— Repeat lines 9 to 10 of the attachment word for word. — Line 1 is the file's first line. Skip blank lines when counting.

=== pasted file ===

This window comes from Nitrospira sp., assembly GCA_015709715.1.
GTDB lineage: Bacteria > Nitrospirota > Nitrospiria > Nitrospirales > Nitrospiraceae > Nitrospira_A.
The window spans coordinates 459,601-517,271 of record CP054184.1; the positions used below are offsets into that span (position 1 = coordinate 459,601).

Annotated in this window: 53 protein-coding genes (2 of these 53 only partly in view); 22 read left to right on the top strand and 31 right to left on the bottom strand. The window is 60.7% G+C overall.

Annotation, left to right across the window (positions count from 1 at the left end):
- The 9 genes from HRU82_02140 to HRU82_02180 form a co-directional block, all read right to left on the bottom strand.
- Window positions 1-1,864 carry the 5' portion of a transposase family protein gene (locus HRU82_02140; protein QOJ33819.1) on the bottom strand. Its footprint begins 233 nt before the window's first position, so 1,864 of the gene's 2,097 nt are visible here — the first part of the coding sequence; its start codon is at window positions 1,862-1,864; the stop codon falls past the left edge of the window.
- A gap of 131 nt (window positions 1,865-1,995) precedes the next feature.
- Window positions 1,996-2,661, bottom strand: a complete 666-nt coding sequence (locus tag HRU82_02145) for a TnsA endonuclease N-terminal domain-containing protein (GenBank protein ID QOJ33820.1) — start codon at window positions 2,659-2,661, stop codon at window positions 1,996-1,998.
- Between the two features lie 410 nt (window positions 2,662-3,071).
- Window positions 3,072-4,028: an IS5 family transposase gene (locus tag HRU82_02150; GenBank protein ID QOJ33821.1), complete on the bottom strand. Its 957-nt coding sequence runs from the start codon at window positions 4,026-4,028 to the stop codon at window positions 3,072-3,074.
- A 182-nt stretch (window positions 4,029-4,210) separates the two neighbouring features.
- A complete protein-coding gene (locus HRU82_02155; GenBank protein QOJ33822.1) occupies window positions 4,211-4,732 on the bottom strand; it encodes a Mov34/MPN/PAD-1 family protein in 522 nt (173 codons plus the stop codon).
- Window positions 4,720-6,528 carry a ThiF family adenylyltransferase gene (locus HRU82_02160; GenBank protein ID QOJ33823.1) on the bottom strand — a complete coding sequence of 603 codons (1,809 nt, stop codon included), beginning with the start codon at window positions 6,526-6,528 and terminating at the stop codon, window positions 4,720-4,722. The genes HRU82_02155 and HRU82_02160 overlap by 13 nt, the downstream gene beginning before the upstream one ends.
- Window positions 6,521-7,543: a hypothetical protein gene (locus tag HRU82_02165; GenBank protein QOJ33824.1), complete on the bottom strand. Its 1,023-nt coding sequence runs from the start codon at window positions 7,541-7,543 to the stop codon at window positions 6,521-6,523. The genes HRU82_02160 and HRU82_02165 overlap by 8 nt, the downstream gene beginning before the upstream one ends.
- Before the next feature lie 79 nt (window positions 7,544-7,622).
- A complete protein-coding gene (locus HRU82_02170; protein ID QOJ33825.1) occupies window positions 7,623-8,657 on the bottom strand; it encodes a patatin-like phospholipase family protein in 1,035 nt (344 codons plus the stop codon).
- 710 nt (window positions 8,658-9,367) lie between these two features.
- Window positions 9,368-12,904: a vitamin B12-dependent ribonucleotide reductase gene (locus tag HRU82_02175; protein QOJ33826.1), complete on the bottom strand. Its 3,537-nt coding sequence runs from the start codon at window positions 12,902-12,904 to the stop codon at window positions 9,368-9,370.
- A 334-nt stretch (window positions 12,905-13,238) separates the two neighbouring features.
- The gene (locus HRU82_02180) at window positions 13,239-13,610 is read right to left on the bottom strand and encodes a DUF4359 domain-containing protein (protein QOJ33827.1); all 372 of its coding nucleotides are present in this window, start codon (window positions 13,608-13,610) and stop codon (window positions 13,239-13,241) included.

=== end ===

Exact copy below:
- Window positions 1,996-2,661, bottom strand: a complete 666-nt coding sequence (locus tag HRU82_02145) for a TnsA endonuclease N-terminal domain-containing protein (GenBank protein ID QOJ33820.1) — start codon at window positions 2,659-2,661, stop codon at window positions 1,996-1,998.
- Between the two features lie 410 nt (window positions 2,662-3,071).